WIGAN homeowners are facing hard times as property prices suffered a fall of almost five per cent in a year.
Latest figures released by the Land Registry show that the average house in the borough is going on the market for £87,464, which is 4.6 per cent less than this time last year.
This figure makes Wigan the second lowest out of 10 Greater Manchester authorities in terms of prices.
The decline comes despite a dramatic rise in values down south, where there was an increase by 9.3 per cent in the same period – between September 2012 and September 2013 – in London.
And even in southern parts of Greater Manchester, such as Stockport or Trafford, prices have shot up to 1.3 per cent and 3 per cent respectively.
Estate agents have said that the price drop in former mill towns, such as Wigan, had come despite increases in the number of sales, with some blaming the figures on large numbers of unpopular terraced houses.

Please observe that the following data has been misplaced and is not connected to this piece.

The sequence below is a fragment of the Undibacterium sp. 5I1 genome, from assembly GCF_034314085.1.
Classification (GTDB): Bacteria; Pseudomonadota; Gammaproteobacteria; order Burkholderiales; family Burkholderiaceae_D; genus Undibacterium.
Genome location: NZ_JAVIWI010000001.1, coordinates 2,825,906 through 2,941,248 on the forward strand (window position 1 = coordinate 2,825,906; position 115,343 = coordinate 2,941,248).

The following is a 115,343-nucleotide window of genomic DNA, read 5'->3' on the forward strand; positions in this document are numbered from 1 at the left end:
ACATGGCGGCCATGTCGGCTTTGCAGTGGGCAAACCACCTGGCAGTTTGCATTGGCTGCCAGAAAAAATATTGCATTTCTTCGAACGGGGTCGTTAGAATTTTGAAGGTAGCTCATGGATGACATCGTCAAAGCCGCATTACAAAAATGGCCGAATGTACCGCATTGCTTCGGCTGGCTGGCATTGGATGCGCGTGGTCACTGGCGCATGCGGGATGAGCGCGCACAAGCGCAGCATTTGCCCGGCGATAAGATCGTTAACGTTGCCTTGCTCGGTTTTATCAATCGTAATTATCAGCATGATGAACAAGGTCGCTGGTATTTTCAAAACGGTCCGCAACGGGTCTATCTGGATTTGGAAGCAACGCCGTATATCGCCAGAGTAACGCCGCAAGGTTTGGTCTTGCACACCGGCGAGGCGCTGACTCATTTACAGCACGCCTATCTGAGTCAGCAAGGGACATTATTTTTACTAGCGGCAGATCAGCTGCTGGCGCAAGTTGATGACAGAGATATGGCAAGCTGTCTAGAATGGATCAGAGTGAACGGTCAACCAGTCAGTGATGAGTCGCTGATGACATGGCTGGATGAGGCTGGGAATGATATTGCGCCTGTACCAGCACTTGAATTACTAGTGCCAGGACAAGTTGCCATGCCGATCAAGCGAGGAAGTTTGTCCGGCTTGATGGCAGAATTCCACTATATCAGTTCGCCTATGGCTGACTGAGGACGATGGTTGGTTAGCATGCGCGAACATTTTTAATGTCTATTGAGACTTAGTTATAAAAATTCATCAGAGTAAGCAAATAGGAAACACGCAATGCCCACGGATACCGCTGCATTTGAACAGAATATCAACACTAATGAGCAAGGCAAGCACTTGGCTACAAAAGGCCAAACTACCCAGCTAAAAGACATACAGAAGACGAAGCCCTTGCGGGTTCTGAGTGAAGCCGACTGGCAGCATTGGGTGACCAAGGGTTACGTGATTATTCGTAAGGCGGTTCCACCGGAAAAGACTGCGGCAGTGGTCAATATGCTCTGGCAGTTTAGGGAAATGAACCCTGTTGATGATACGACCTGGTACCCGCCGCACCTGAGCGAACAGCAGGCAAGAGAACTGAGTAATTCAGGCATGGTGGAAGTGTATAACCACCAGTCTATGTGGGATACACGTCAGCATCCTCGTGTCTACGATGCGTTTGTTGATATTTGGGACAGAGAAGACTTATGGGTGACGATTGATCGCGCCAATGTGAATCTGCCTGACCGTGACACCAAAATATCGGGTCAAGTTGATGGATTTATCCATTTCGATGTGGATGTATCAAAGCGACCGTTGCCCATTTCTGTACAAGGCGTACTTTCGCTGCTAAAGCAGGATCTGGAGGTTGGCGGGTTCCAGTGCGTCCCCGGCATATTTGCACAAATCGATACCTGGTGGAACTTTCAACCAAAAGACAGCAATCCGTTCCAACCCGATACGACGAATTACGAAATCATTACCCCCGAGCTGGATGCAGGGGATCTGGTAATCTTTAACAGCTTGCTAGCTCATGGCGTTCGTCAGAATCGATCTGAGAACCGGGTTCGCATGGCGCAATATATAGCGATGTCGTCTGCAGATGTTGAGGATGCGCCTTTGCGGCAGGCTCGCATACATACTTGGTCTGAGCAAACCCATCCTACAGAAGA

With an increase in first-time buyers, particularly with the Help to Buy scheme, terraced properties are becoming less attractive, especially for buy-to-let landlords.
As a result, some houses are selling for around £40,000, which drags the overall figures down.
However, house prices are still expected to keep rising throughout 2014 with the use of the government’s Help to Buy Scheme.
It allows first time buyers to put down just five per cent of the house value with a 20 per cent loan from the government and a 75 per cent mortgage on property prices up to £600,000.
Some experts fear that with the housing prices increasing along with the Help to Buy Scheme, Britain may experience a Housing Bubble. This is when property values rise rapidly to an unsustainable level and then begin to decrease. To stop this, the Royal Institution of Chartered Surveyors advise that there should be a five per cent cap on annual house price growth. This could prevent buyers accruing too much debt.